Religious Camp Meeting in America..............

......... ORIGINAL AND SELECTED.

Random Records of Returns to Parliament..

ELEMENTS OF THOUGHT_Value of Literary Men Literature in CITY OF THE DEAD.— The following striking anecdote England-Education of the People....... is recorded by Lionel Wafer, a surgeon, who sailed with THE STORY-Teller-The Rose in January, a German Tale.... the Buccaneers in the South Sea :- At a solitary place on

A Winter Sketch-The Carpenter's Daughter..........

A Singular Story...... the Coast of Peru, named Vermejo, the surgeon landed with The Friendless One-The Pole Star, by Mrs Johnstone..... a party of Buccaneers, and marched, in search of water, COLUMN FOR THE LADIES--French and English Worei - Tight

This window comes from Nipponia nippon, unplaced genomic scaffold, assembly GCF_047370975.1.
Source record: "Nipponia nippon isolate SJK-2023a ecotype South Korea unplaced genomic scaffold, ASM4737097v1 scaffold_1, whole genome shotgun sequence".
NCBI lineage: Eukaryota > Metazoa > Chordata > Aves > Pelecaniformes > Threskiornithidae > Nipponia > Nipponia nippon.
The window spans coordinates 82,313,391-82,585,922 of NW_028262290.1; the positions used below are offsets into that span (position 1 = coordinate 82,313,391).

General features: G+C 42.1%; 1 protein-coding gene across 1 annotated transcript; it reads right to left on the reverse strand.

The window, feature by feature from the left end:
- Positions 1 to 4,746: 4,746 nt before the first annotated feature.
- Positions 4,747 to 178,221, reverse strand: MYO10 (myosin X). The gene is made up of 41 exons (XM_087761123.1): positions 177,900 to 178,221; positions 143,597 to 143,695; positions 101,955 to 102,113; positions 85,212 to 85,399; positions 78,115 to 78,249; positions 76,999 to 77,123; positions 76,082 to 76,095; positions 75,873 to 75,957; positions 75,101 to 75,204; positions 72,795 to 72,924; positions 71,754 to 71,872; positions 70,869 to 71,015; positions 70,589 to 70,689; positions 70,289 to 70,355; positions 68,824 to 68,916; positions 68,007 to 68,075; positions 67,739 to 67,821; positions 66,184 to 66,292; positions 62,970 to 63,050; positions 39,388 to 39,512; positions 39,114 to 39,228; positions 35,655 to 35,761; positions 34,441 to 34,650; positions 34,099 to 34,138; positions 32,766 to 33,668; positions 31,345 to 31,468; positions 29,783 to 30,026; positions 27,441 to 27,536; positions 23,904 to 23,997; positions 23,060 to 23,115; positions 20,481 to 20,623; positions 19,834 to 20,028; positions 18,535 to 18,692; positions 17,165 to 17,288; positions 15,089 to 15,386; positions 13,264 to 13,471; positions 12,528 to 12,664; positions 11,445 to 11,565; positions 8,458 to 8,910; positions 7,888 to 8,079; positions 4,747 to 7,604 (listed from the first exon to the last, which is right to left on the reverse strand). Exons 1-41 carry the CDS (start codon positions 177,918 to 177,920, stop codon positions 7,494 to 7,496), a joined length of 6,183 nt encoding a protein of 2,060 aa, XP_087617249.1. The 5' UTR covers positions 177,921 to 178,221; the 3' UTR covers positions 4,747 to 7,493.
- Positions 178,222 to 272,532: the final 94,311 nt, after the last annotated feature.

Lacing.... four miles up a sandy bay. It was found strewed with the

Sapping and Mining......... dead bodies of men, women, and children, which, to appear. SCRAPS-City of the Dead, &c.... ance, seemed as if they had not been a week dead, yet when handled they proved dry, and light as cork or sponge. The

Epixdurgu: Printed by and for Jong JONSSTONE, 19, St. Jamento

Square.--Published by JONN ANDERSON, Jun., Bookseller, As, Natt Buccaneers were afterwards told by an old Spanish Indian, that in his father's time, the soil here, which now yielded Cheap Periodicals

CONTEXTS OF NO. XXIV.

...............1

« 上一页继续 »